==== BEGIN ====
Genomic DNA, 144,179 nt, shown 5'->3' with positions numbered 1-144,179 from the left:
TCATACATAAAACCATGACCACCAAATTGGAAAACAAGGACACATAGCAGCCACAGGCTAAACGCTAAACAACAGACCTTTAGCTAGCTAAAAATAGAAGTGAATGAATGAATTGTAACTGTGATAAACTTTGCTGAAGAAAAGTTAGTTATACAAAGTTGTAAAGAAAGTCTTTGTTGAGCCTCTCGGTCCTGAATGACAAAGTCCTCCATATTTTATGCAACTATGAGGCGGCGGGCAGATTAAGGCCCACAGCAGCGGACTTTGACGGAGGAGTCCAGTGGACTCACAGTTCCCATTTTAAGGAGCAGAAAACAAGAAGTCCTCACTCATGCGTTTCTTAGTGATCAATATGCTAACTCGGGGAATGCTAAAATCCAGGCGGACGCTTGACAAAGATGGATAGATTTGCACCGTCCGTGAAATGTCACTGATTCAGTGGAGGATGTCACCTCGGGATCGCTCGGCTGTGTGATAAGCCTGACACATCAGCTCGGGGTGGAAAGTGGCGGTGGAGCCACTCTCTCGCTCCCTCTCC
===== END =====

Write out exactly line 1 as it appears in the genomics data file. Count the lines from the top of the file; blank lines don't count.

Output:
Genomic DNA, 144,179 nt, shown 5'->3' with positions numbered 1-144,179 from the left: